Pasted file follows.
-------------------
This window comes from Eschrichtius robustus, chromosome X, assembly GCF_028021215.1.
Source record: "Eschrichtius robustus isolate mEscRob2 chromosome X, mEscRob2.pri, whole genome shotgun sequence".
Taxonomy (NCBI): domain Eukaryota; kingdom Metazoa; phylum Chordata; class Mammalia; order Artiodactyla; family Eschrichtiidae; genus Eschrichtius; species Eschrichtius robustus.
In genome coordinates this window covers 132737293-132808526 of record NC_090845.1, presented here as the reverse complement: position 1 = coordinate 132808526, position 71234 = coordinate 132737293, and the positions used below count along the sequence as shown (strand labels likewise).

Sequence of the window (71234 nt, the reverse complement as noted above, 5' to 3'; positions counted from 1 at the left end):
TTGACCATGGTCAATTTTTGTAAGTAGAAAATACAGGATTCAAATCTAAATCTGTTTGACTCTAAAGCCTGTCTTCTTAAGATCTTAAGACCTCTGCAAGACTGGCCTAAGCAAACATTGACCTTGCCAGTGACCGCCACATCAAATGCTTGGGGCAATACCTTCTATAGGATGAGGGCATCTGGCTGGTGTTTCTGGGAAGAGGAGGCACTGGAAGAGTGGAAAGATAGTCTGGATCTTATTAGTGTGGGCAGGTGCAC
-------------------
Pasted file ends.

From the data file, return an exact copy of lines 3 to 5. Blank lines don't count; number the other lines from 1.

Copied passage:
Taxonomy (NCBI): domain Eukaryota; kingdom Metazoa; phylum Chordata; class Mammalia; order Artiodactyla; family Eschrichtiidae; genus Eschrichtius; species Eschrichtius robustus.
In genome coordinates this window covers 132737293-132808526 of record NC_090845.1, presented here as the reverse complement: position 1 = coordinate 132808526, position 71234 = coordinate 132737293, and the positions used below count along the sequence as shown (strand labels likewise).

Sequence of the window (71234 nt, the reverse complement as noted above, 5' to 3'; positions counted from 1 at the left end):